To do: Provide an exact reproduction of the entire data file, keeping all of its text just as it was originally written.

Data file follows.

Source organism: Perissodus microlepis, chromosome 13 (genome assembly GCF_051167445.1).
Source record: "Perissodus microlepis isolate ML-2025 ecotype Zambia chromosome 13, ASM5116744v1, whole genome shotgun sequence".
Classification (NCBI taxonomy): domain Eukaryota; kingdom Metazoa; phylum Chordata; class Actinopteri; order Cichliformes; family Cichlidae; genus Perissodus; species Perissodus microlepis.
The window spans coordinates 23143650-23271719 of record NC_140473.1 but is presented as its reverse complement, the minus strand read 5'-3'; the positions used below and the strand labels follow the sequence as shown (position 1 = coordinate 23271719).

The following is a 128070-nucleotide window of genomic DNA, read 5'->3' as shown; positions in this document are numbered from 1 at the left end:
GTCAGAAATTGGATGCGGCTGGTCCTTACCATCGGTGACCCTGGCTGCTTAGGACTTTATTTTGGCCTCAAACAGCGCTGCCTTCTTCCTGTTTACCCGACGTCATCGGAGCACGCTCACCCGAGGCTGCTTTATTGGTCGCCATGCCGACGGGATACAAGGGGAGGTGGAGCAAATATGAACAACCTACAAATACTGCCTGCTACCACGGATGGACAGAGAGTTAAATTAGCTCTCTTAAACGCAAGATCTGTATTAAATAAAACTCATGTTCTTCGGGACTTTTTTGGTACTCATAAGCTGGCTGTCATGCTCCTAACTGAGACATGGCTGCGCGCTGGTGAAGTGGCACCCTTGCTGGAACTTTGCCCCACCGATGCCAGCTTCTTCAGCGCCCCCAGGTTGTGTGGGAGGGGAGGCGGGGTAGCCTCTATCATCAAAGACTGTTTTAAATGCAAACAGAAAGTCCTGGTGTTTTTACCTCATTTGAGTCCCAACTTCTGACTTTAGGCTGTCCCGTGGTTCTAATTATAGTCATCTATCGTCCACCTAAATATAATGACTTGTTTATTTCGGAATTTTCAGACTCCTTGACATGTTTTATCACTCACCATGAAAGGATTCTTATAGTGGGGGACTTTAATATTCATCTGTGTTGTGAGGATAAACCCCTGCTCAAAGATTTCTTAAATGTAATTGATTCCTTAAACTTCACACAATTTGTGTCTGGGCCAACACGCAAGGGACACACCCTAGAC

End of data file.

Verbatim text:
Source organism: Perissodus microlepis, chromosome 13 (genome assembly GCF_051167445.1).
Source record: "Perissodus microlepis isolate ML-2025 ecotype Zambia chromosome 13, ASM5116744v1, whole genome shotgun sequence".
Classification (NCBI taxonomy): domain Eukaryota; kingdom Metazoa; phylum Chordata; class Actinopteri; order Cichliformes; family Cichlidae; genus Perissodus; species Perissodus microlepis.
The window spans coordinates 23143650-23271719 of record NC_140473.1 but is presented as its reverse complement, the minus strand read 5'-3'; the positions used below and the strand labels follow the sequence as shown (position 1 = coordinate 23271719).

The following is a 128070-nucleotide window of genomic DNA, read 5'->3' as shown; positions in this document are numbered from 1 at the left end:
GTCAGAAATTGGATGCGGCTGGTCCTTACCATCGGTGACCCTGGCTGCTTAGGACTTTATTTTGGCCTCAAACAGCGCTGCCTTCTTCCTGTTTACCCGACGTCATCGGAGCACGCTCACCCGAGGCTGCTTTATTGGTCGCCATGCCGACGGGATACAAGGGGAGGTGGAGCAAATATGAACAACCTACAAATACTGCCTGCTACCACGGATGGACAGAGAGTTAAATTAGCTCTCTTAAACGCAAGATCTGTATTAAATAAAACTCATGTTCTTCGGGACTTTTTTGGTACTCATAAGCTGGCTGTCATGCTCCTAACTGAGACATGGCTGCGCGCTGGTGAAGTGGCACCCTTGCTGGAACTTTGCCCCACCGATGCCAGCTTCTTCAGCGCCCCCAGGTTGTGTGGGAGGGGAGGCGGGGTAGCCTCTATCATCAAAGACTGTTTTAAATGCAAACAGAAAGTCCTGGTGTTTTTACCTCATTTGAGTCCCAACTTCTGACTTTAGGCTGTCCCGTGGTTCTAATTATAGTCATCTATCGTCCACCTAAATATAATGACTTGTTTATTTCGGAATTTTCAGACTCCTTGACATGTTTTATCACTCACCATGAAAGGATTCTTATAGTGGGGGACTTTAATATTCATCTGTGTTGTGAGGATAAACCCCTGCTCAAAGATTTCTTAAATGTAATTGATTCCTTAAACTTCACACAATTTGTGTCTGGGCCAACACGCAAGGGACACACCCTAGAC